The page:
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Representing Alberta Wheat & Barley Farmers.
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What to expect from disputing grading results

Geoff Backman, Business Development and Markets Manager | Alberta Wheat and Barley Commissions

Are farmers aware of their rights under the Canada Grain Act?

That’s the question staff faced after the recent consultation from the Canadian Grain Commission (CGC) on extending the time in which disputing grain grading could occur. In conversations with farmer members, they indicated hesitation in exercising their rights, and some were unclear about what to expect from the process. This article is to help inform farmers of their rights, how to exercise them, and what they can expect from elevator staff throughout the process.

A farmer, or representative on the farmer’s behalf, has the right to dispute the assessment of grain grade or dockage at the time of delivery to a primary elevator. Frequent topics of dispute for wheat include grade, protein content, moisture and dockage. While most farmers are familiar with resolving disputes with elevator staff, the right to dispute through assessment by the CGC exists if a satisfactory resolution cannot be reached otherwise. Farmers can exercise this right by asking the primary elevator operator to send a representative sample of grain to the CGC for a decision Subject to Inspector’s Grade and Dockage. If a farmer or representative makes this request at the time of delivery, the primary elevator operator must send a representative sample to the CGC. The steps that farmers can expect from the process can be found in section 36 of the Canada Grain Regulations. The elevator operator is responsible for:

  • Issuing an interim primary elevator receipt to the farmer.
  • Placing a 1,000 gram (1kg) sample that both the farmer and operator agree is representative in an unbreakable container labeled “Subject to Inspector’s Grade and Dockage”.
  • Completing a I-106 form that requests the inspection for the purpose of dispute resolution (farmers should ensure that their contact information is included on the form otherwise it will not be counted as a dispute by the CGC).
  • Sending the grain sample and completed form to the nearest CGC service centre.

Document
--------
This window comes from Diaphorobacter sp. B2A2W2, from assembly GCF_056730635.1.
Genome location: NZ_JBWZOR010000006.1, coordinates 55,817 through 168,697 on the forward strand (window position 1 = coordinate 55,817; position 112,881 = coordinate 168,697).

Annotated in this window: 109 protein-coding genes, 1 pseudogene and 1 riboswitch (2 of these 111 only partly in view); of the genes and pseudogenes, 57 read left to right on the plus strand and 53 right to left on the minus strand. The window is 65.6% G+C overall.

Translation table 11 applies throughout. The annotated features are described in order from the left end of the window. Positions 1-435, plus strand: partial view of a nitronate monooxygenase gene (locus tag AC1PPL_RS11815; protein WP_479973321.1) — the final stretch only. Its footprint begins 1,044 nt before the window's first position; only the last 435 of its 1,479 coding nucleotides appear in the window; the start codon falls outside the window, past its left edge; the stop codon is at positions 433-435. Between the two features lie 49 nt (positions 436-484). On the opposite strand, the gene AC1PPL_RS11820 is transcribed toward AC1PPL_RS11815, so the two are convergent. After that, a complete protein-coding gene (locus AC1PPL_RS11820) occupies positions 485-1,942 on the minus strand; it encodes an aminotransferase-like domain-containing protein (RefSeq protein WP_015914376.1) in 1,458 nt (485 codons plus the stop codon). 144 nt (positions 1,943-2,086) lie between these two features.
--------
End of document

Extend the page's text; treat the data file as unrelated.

While the elevator is responsible for critical steps of the process, farmers should, with diligence, try to ensure that protocol is followed by both parties. Once the CGC receives both the labelled sample and the I-106 form, the sample is assessed. The results are recorded to a Submitted Sample Certificate that is sent to both the producer and the elevator via email, fax or mail. This ensures that all parties are aware of the official determination.

If either the farmer or the elevator are dissatisfied with the determination, they have 15 days to request that the Chief Grain Inspector for Canada re-examine the sample. If the result changes, a revised Submitted Sample Certificate is distributed to the elevator and farmers based on the determination of the chief grain inspector. The determination of the chief grain inspector is final, and there are no further avenues for dispute. Once the determination from the CGC is received, the interim primary elevator receipt can be exchanged for an appropriate primary elevator receipt or cash purchase ticket indicating the assigned grade and dockage.

The commissions have heard from farmers that the ability to raise concerns around grade and dockage at the time of delivery can be difficult if a third party or hired hand is the one delivering the grain. The commissions asked the CGC, as part of the submission reviewing the Canada Grain Act, to extend the timeframe that a farmer could dispute grading and dockage of a delivery. The CGC heard this concern and proposed changing the timeframe to raise concerns to one week. This change will provide farmers with reasonable time to attempt to discuss or negotiate any grading or dockage results with elevator staff and preserve the right to dispute resolution. At the time of writing (April 25, 2022) the CGC has yet to announce the next steps and time frame needed to implement this change.

For more detailed information on farmers’ rights, head to the Canadian Grain Commission’s website grainscanada.gc.ca and click on the “Producer Protection” tab at the top.